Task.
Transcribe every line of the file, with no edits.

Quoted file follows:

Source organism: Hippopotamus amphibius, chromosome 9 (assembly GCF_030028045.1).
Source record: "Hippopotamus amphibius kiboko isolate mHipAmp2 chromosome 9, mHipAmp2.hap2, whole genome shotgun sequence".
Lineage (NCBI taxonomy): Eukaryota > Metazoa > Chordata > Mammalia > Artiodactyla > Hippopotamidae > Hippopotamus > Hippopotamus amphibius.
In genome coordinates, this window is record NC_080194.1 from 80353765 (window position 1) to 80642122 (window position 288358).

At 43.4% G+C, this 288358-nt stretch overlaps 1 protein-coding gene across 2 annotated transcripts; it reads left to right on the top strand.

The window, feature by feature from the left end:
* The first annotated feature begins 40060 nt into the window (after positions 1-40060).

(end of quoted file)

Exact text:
Source organism: Hippopotamus amphibius, chromosome 9 (assembly GCF_030028045.1).
Source record: "Hippopotamus amphibius kiboko isolate mHipAmp2 chromosome 9, mHipAmp2.hap2, whole genome shotgun sequence".
Lineage (NCBI taxonomy): Eukaryota > Metazoa > Chordata > Mammalia > Artiodactyla > Hippopotamidae > Hippopotamus > Hippopotamus amphibius.
In genome coordinates, this window is record NC_080194.1 from 80353765 (window position 1) to 80642122 (window position 288358).

At 43.4% G+C, this 288358-nt stretch overlaps 1 protein-coding gene across 2 annotated transcripts; it reads left to right on the top strand.

The window, feature by feature from the left end:
* The first annotated feature begins 40060 nt into the window (after positions 1-40060).